Group 3

  • ICMP Tunnel-based Exfil/Upload of PII Data (As with the above FTP example, this actor attempts to upload a .csv file containing PII, only it’s tunneling PII from the source actor to the destination actor over ICMP for the final action of the sequence – data exfiltration)

Now we know what sequence we want to run. Next, we need to assign the actors so the actors know what parts to play during the sequence.

As shown above, the activities from the first group of the sequence will operate between the “Desktop Zone” network actor to the “Internet Zone” network actor. Note that Internet zone actors can live anywhere outside the organization’s networks to include a Microsoft or Amazon Cloud, a remote datacenter, etc.

In the screenshot above, the attack sequence is moving laterally from the network actor in the Desktop Zone to the network actor in the Server Zone.

The last part of the sequence is represented above with the Server Zone network actor attempting to tunnel data over ICMP to the Internet Zone network actor.

This sequence, in a nutshell, represents a compromised desktop user where the attack moves laterally to the more sensitive server network and finally PII to stolen and sent to the Internet.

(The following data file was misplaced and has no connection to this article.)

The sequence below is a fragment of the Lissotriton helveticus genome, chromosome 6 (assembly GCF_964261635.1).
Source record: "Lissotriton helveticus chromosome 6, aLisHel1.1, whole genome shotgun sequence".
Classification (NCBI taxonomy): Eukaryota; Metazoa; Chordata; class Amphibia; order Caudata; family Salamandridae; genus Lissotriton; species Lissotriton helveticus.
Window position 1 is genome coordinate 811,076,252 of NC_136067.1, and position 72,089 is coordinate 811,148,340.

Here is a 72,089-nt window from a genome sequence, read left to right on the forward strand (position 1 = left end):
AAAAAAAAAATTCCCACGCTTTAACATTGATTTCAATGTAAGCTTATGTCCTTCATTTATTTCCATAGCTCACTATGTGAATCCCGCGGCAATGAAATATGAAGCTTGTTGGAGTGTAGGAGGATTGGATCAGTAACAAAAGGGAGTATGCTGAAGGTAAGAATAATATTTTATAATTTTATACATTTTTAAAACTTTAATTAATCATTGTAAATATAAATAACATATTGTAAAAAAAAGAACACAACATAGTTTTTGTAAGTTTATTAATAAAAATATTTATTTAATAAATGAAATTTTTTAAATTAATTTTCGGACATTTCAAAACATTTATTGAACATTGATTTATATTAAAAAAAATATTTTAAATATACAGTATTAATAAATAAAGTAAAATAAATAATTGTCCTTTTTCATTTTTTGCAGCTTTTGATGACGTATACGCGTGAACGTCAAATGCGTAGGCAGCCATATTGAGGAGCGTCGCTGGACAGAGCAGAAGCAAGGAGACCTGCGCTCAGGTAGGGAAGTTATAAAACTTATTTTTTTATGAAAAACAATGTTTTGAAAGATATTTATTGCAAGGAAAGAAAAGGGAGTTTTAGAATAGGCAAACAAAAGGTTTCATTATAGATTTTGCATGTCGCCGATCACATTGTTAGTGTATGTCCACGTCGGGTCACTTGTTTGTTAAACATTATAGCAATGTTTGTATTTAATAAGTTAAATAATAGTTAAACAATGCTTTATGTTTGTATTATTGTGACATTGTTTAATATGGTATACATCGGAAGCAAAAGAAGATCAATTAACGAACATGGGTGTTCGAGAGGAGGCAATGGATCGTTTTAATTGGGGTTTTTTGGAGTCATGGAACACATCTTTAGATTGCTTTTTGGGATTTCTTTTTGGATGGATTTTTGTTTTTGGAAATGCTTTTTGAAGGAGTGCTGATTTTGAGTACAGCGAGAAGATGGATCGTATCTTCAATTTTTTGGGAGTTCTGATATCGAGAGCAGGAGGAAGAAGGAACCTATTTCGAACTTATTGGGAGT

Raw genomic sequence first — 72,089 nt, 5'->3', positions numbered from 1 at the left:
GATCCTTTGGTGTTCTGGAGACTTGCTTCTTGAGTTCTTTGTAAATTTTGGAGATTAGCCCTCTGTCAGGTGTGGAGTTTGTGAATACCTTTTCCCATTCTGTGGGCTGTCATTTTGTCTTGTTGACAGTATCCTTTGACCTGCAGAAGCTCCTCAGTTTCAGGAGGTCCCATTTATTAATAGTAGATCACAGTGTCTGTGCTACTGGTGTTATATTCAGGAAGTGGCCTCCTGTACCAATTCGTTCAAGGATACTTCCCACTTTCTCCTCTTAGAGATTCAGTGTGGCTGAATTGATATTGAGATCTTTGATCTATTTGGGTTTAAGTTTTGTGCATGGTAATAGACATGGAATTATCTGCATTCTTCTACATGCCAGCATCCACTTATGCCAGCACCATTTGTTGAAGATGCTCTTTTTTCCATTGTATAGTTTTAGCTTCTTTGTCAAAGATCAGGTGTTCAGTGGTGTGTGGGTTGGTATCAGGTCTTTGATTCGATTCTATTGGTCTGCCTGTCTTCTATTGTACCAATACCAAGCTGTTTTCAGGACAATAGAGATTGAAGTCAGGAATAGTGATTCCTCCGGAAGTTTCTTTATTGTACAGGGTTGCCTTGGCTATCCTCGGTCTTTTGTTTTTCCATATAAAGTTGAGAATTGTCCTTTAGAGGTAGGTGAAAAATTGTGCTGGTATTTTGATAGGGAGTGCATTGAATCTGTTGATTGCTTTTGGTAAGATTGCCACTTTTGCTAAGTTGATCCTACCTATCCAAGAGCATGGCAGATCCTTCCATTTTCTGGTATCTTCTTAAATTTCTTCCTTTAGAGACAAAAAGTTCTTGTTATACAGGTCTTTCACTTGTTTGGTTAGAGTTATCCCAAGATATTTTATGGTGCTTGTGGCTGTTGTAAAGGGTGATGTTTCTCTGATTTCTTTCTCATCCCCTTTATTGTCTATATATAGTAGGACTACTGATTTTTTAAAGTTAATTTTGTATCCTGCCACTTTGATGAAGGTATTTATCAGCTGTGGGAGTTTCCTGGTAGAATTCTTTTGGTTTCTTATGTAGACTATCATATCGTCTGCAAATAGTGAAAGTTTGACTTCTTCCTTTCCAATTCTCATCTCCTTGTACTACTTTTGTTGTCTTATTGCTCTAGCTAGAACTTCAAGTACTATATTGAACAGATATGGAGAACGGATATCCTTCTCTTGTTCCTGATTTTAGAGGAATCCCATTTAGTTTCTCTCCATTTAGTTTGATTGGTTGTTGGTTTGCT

With the actors assigned there is nothing left to do besides measure the impact of the attack behaviors that are being safely run and validate how the security products within the network are reacting to the attacks with blocking, detecting, alerting, correlating, etc.

In the screen capture below, on the right-hand side, we can see that all Bartalex and Vawtrak activity was allowed. Downloads and C2 activity are not being blocked at port or payload. However, the security products are detecting the attacks as illustrated in the events column. This means that the API integration between the Verodin Director and the SIEMs on this network received attack information.

As seen in the screenshot below, by clicking on the first Bartalex event, we find the following details which aren’t great. Both QRadar and Splunk received events that validate that something was detected and something was communicated to the SIEMs. However, in both cases, the events didn’t match a rule or search. As such, it is highly unlikely that a security analyst would ever see this. Note that in addition to the parsed event data, the actual raw data as received by both SIEMs is also displayed.